There are lots of benefits to having an organized kitchen: You know your inventory, can easily find what you need and are not overwhelmed with clutter. But getting organized can be a challenge, as family needs, storage options and other factors differ from house to house. Organization experts share their tips for tidying your cupboards, pantry and drawers so your daily life flows smoothly and you get the most out of the space.
Katy Winter, who runs the home organizing service Katy’s Organized Home, says the first thing to do is to go in the kitchen and take everything out, as that’s key to helping you “reimagine and rethink your space.” Next, sort items into categories, such as baking, snacks, breakfast, pasta and grains, etc. Then sort your prep items such as spices, oils, utensils, cups and dishes.
The key to staying neat and lessening waste is to see all items at any given time. “You don’t want items to be placed behind other items in a deep cabinet,” says Winter. “They easily get lost, forgotten and expire.” Use risers or Lazy Susans in your cabinets so you can see what you have in the back. Make sure bins are easy to access and pull out. Use organizers to keep drawers neat and store utensils or spices.
Keep It Convenient
“Keep the items you know you use often easily accessible,” says Adriana Dikih of the Willamette Transplant blog, which focuses on DIY home projects. “Maybe even store them within arm’s reach in decorative containers appropriate to live on the counter.”
She says navigating your pantry should be easy and convenient. For example, store cooking and baking items separately. When you’re preparing a savory dinner, you shouldn’t have to fumble through sweet ingredients like baking sugars to find what you need.
If you buy in bulk, Bri Bell, registered dietitian and kitchen expert who runs the Frugal Minimalist Kitchen website, recommends labeling your food or taking items out of their original packaging. She uses mason jars to items such as nuts, quinoa and beans.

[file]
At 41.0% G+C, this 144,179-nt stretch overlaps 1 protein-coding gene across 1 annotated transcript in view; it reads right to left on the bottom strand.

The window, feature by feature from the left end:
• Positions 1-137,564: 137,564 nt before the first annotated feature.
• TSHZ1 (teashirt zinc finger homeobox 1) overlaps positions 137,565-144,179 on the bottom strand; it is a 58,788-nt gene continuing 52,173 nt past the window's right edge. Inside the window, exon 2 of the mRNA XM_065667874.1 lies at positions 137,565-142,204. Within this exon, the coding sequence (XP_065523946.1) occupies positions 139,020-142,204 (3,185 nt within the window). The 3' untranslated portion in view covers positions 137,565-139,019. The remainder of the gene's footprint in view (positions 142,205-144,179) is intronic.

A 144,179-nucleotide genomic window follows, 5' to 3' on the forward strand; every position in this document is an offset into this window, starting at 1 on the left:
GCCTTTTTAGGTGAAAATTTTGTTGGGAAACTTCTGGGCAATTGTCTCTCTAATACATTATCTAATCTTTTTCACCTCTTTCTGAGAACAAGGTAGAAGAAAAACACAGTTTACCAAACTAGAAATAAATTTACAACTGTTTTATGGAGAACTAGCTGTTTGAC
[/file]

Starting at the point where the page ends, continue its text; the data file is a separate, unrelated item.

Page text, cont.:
Bell suggests doing a quick inventory before you go shopping. Knowing what you have will help you avoid buying duplicates. And only buy what you plan to use in the next few weeks so there is less waste and more space in your cabinets.
Regularly emptying and rotating items in your pantry “saves time, money and efficiency in the kitchen,” says Dikih. She often finds at least two dinner options hiding in her pantry, such as rice, beans, lentils or polenta. Move existing items to the front, and place new items in the back to see what else you can cook up that you may have forgotten.
Productivity expert and bestselling author of “Listful Living: A List-Making Journey to a Less Stressed You” Paula Rizzo recently redid the pantry in her apartment, planning the project step by step and sharing details on her List Producer blog.
In just 30 minutes, she chose a date to clean the pantry and made a list of kitchen essentials. She spent an hour on that chosen day clearing out the pantry, throwing out unused or expired items. Similar to tidying expert Marie Kondo’s approach to decluttering, Rizzo held each item and decided what earned a place in the pantry. For example, she decided to get rid of a juicer she received years ago as a gift but had only used three times.
After the pantry purge, Rizzo spent 30 minutes buying organizational items including containers, reusable labels, a spice organizer and scoops. Reorganizing the pantry and putting everything back together took one hour.
“Before I started stuffing things back in the pantry I thought about how we live and what we use most,” she wrote. “I have six shelves and baskets on the door for extra storage.” The top shelf holds extra pans and serving dishes; the second shelf is for the crockpot and bulk items. The third shelf, one of the most used, hold snacks and breakfast essentials like oatmeal. Spices, oil and vinegar are on the fourth shelf; cans and jarred items are on the fifth. The sixth stores frying pans and sheet pans.
Now Rizzo and her husband know where everything goes. They feel lighter and more organized. “I’m happy I don’t have to dig through things to get to the one thing I need,” she says. “I don’t like over buying and now I won’t.”
Tips to Get You Started
Kitchen tidying is as easy as you plan it to be. Use these four tips as a guideline for your project, and see how you want to customize from there.
1. Empty the cabinets, and then clean and vacuum the space.
2. Get rid of items you don’t use.
3. Sort storage containers, making sure each one has its matching lid and that they aren’t stained or cracked.
4. Designate a place for everything you have in the pantry.
Home should feel like home, and messiness can get in the way of that.